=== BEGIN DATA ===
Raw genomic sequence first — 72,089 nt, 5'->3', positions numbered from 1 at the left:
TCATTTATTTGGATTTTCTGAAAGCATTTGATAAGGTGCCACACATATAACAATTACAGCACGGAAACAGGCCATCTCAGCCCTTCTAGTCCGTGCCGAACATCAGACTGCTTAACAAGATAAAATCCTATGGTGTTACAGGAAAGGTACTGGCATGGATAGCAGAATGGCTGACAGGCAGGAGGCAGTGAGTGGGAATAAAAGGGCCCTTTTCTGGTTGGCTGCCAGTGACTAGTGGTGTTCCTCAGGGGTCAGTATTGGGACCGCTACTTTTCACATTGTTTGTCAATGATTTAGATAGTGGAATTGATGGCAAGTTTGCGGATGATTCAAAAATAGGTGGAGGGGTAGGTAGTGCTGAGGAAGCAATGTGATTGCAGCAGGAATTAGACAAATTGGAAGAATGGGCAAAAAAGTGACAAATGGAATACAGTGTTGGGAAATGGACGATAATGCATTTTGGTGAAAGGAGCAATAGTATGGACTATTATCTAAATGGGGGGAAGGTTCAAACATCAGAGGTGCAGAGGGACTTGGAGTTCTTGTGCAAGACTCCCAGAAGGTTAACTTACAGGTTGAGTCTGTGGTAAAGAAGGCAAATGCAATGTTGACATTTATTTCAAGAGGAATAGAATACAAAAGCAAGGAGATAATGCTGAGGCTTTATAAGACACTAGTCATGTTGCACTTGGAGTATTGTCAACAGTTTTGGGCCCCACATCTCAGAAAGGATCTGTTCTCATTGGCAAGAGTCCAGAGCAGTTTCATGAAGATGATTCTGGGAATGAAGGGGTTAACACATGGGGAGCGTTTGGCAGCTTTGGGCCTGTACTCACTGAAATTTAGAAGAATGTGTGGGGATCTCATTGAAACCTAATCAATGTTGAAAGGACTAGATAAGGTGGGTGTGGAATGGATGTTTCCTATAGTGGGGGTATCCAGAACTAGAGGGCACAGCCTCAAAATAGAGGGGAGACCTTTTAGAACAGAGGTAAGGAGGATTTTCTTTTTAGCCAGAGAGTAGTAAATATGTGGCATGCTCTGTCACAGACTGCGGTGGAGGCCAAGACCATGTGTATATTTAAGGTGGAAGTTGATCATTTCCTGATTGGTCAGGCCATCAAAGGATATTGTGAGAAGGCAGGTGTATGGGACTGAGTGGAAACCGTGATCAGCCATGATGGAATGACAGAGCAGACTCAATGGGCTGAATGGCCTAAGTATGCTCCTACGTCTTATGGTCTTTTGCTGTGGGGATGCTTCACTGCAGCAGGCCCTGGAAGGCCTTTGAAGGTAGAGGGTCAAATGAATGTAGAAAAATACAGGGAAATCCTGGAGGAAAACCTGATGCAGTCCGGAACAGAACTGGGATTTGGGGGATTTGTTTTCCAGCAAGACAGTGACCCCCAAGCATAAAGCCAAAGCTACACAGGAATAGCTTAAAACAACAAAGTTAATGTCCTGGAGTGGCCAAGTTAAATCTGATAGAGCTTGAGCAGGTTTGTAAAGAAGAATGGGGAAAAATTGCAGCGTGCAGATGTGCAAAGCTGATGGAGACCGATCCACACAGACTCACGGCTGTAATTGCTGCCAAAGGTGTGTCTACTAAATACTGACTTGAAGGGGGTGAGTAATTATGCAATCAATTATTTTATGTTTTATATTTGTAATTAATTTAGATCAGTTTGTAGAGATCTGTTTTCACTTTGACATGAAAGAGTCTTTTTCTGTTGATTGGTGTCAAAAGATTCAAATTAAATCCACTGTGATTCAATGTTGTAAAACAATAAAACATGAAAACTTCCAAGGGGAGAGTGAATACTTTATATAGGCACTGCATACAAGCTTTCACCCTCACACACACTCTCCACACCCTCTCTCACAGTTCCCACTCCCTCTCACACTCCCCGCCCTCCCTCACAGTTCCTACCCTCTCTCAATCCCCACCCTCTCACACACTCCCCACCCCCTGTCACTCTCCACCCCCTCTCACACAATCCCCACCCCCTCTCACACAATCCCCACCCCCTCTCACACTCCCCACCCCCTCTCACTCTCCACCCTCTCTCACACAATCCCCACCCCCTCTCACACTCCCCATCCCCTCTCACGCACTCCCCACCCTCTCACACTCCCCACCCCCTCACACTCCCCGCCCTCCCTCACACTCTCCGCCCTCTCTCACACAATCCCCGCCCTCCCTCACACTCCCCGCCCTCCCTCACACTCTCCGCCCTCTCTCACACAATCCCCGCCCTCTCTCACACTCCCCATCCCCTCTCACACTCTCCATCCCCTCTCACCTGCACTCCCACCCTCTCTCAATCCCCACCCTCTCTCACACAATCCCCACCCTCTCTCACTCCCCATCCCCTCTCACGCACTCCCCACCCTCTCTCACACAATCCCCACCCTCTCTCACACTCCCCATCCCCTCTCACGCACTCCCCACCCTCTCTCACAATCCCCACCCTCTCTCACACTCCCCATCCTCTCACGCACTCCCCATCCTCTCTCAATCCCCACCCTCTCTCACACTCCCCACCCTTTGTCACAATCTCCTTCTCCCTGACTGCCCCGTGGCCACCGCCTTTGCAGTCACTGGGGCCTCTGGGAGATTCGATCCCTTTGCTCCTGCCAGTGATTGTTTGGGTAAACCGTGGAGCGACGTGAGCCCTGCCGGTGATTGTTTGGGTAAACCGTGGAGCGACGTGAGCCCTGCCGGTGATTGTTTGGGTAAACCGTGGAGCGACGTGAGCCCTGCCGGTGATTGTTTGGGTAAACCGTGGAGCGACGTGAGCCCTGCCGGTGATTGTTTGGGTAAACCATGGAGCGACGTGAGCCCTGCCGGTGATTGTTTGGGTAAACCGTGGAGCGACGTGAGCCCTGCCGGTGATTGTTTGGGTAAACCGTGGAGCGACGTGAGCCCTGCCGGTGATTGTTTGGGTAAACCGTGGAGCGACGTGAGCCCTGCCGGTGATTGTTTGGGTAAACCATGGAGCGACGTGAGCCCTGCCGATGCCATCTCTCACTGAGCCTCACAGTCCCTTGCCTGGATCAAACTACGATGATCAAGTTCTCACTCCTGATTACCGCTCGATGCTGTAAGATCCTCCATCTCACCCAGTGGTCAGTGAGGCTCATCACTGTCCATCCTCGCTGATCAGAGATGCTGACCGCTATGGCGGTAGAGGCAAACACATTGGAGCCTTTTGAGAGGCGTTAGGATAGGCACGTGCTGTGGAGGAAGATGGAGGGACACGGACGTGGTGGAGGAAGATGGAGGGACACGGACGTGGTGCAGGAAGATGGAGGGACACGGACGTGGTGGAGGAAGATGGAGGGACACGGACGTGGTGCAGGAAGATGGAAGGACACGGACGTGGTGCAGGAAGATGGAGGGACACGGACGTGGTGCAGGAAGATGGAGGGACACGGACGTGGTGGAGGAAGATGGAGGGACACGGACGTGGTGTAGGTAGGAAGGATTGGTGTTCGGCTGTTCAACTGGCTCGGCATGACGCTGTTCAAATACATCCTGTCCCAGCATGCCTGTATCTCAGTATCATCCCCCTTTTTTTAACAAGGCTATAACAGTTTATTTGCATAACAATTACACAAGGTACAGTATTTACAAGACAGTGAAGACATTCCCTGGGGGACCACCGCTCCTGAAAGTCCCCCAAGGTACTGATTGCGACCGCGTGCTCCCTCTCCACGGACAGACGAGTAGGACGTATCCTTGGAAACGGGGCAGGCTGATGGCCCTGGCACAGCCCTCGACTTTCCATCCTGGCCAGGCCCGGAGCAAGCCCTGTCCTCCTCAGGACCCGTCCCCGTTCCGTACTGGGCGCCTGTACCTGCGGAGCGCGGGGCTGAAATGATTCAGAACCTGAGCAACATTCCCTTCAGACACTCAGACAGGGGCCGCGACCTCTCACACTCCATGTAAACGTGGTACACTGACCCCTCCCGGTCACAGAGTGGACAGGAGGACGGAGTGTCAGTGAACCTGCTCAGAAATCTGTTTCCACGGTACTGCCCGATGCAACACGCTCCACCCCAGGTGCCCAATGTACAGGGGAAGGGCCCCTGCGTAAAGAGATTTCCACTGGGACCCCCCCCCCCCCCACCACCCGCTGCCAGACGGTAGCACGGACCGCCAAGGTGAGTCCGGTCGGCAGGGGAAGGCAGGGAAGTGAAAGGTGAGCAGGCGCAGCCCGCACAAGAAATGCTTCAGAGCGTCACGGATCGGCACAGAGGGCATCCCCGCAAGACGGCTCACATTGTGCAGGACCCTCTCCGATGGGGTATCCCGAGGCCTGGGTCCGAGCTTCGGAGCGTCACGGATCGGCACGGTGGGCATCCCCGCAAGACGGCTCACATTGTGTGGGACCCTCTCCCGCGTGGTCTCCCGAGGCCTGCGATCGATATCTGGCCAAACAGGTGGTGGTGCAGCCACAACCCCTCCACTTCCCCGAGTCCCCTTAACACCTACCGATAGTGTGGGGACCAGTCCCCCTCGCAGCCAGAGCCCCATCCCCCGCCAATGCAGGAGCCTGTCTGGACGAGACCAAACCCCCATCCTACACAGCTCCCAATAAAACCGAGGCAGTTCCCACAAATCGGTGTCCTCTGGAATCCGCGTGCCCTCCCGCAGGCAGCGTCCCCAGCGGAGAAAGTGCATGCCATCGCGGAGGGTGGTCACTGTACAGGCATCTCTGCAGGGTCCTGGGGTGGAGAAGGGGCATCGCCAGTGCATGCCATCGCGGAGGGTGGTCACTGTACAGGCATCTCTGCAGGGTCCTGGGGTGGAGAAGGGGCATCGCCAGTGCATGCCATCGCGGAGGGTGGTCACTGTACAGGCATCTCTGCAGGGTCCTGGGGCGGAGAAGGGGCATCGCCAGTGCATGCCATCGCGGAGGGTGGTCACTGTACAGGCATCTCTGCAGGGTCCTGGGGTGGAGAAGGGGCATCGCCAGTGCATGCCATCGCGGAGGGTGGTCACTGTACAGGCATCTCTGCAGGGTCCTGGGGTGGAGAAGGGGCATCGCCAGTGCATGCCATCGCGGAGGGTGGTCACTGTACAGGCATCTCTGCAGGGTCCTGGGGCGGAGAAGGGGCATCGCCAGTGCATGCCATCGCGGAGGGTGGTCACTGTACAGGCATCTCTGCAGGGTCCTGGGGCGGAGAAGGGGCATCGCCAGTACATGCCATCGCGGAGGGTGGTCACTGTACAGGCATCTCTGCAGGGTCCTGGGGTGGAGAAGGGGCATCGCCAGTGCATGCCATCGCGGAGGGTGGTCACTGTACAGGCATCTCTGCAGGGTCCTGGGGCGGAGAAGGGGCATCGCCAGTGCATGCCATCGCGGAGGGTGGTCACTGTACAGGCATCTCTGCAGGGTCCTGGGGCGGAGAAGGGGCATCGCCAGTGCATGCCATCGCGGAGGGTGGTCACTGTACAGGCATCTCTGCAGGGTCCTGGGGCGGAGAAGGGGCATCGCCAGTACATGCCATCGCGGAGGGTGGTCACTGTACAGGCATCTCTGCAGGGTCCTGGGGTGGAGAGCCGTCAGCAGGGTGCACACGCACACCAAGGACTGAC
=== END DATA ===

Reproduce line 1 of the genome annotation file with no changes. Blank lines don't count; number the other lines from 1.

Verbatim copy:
Raw genomic sequence first — 72,089 nt, 5'->3', positions numbered from 1 at the left: